[Paula] We do provide workshops for new professors I wish we could make them mandatory because they want to you know they find out pretty quickly in the classroom that they do need assistance and learning how to reach all types of learners. So if I were to tell them one or two things I would say be open-minded. Because the students allowed to take notes on a laptop or to write an essay on their computer, it’s not cheating. It’s that the way they need to access information that’s the way they need to express what they know. The extended time – it’s also a way to allow them to give the students who have processing issues a little more time to think about things. It’s not that they don’t know the material, it’s that they need a little time to be able to put it together in their heads and process it and express it. They have what they need and that we need to be able to allow them to let us know that they know the material that’s taught in the classroom. If it’s too fast they just don’t have the opportunity to grow and allow you to know what they have learned from you and you want them you want them to be successful. So, you want them to learn what your content is so you want them to be allowed to access that.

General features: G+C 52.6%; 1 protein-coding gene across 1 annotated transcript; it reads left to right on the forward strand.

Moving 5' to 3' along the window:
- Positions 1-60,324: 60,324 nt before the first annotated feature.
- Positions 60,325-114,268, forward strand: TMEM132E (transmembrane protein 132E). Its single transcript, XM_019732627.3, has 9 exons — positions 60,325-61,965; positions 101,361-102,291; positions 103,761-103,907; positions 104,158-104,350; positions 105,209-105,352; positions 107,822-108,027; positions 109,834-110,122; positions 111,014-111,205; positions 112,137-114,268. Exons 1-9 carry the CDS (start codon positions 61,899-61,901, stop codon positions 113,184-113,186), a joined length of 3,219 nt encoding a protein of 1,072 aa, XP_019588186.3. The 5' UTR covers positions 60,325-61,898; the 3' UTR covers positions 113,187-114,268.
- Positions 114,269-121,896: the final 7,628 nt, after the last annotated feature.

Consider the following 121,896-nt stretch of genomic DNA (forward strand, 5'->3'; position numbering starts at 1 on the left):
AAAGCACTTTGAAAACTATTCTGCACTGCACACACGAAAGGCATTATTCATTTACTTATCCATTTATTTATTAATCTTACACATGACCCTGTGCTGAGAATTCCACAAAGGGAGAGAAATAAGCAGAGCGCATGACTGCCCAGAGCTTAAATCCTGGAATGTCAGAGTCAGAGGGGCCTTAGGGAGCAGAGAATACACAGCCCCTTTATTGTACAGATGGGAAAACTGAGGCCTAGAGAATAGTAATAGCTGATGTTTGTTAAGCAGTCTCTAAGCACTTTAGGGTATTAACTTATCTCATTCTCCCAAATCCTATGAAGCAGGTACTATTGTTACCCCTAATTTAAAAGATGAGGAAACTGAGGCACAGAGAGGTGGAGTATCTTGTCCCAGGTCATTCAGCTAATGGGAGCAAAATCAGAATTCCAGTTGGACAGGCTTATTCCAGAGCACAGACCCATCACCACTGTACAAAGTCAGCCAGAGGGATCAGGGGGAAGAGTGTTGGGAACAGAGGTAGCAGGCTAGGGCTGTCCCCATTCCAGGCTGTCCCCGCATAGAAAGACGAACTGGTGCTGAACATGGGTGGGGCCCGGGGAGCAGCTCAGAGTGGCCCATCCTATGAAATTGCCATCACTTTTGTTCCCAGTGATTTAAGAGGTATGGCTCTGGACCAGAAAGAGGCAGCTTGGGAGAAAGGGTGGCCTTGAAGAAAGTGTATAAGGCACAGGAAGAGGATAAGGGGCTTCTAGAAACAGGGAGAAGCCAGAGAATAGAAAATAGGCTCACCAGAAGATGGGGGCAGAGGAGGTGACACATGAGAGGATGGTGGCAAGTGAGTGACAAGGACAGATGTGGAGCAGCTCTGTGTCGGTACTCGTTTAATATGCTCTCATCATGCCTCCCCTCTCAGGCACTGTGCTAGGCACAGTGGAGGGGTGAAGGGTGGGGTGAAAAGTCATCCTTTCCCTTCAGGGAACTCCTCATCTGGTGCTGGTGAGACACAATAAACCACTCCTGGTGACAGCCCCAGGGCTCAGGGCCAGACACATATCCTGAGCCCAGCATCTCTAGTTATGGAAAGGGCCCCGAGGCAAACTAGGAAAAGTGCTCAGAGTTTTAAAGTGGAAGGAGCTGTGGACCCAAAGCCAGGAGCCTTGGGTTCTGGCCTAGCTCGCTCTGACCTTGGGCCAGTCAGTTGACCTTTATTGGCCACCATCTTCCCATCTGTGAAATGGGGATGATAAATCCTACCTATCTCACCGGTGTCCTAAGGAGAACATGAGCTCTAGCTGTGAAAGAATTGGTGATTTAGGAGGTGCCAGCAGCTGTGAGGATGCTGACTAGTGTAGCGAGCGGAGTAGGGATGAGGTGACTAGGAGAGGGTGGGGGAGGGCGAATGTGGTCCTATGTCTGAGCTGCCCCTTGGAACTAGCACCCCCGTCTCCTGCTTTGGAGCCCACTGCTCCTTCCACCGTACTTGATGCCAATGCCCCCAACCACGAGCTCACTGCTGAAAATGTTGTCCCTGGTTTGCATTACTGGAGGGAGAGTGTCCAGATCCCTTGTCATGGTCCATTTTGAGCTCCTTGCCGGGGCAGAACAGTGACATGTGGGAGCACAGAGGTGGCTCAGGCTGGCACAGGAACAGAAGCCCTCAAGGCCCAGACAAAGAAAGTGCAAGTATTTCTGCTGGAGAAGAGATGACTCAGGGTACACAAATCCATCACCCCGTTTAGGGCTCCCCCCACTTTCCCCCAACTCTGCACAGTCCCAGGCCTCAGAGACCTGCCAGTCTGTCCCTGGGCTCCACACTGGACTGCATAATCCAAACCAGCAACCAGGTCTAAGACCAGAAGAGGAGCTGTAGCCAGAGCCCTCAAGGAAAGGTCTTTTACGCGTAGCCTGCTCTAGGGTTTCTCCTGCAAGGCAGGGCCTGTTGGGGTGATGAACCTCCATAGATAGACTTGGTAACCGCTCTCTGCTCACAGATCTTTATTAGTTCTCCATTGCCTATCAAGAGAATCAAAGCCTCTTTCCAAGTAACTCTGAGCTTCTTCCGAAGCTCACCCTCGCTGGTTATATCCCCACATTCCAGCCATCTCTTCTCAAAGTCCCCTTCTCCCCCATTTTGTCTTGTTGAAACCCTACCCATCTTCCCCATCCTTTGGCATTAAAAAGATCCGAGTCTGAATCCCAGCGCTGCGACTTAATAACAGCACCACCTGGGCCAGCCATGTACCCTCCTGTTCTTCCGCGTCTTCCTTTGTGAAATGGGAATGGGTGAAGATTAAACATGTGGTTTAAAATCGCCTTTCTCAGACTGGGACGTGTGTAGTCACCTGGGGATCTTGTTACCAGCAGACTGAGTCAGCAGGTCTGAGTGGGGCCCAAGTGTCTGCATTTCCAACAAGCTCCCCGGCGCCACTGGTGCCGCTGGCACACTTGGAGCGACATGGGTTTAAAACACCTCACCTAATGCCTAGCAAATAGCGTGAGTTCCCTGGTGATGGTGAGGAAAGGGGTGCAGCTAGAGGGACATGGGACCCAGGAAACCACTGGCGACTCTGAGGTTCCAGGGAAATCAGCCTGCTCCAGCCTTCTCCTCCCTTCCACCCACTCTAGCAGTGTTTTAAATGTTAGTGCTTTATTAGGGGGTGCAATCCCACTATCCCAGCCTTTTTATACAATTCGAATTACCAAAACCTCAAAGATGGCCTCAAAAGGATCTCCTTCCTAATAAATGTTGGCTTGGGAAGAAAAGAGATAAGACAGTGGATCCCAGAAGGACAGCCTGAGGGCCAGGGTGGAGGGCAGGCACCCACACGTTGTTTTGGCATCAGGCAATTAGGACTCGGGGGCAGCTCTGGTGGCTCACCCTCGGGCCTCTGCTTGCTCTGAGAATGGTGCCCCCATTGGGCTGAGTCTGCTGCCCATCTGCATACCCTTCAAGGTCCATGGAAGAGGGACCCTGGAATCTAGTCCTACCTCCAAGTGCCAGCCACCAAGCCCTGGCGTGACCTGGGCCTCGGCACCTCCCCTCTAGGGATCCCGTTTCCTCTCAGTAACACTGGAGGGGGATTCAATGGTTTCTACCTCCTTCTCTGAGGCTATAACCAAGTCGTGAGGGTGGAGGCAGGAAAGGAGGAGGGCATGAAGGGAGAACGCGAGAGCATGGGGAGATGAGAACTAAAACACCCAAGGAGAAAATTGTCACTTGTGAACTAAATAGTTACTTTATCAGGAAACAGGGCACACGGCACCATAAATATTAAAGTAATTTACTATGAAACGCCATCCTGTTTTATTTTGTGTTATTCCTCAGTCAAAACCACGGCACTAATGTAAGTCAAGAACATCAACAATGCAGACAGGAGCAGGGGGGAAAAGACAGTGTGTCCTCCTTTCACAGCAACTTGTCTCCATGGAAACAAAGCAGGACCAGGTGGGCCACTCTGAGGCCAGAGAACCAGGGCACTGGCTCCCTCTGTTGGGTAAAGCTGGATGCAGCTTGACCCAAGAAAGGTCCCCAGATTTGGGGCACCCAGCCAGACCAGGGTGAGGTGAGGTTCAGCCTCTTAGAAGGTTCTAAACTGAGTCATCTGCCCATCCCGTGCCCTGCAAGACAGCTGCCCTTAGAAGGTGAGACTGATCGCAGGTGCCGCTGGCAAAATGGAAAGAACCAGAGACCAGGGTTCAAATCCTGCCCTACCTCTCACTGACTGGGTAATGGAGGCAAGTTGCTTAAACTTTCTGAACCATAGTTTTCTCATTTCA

[Lillian] Yes, and that is really an attitude reversal of sorts. There has long been some idea about Higher Ed being a gateway or courses meant to weed out students or some sort of barrier to get over. And that’s not helping anybody. So changing into that…

[Paula] Some of the greatest minds learn differently!

[Lillian] Yeah! Exactly, so how can we help those students, all students, to learn.

[Paula] Right, right. And reach their potential…

[Lillian] Yes.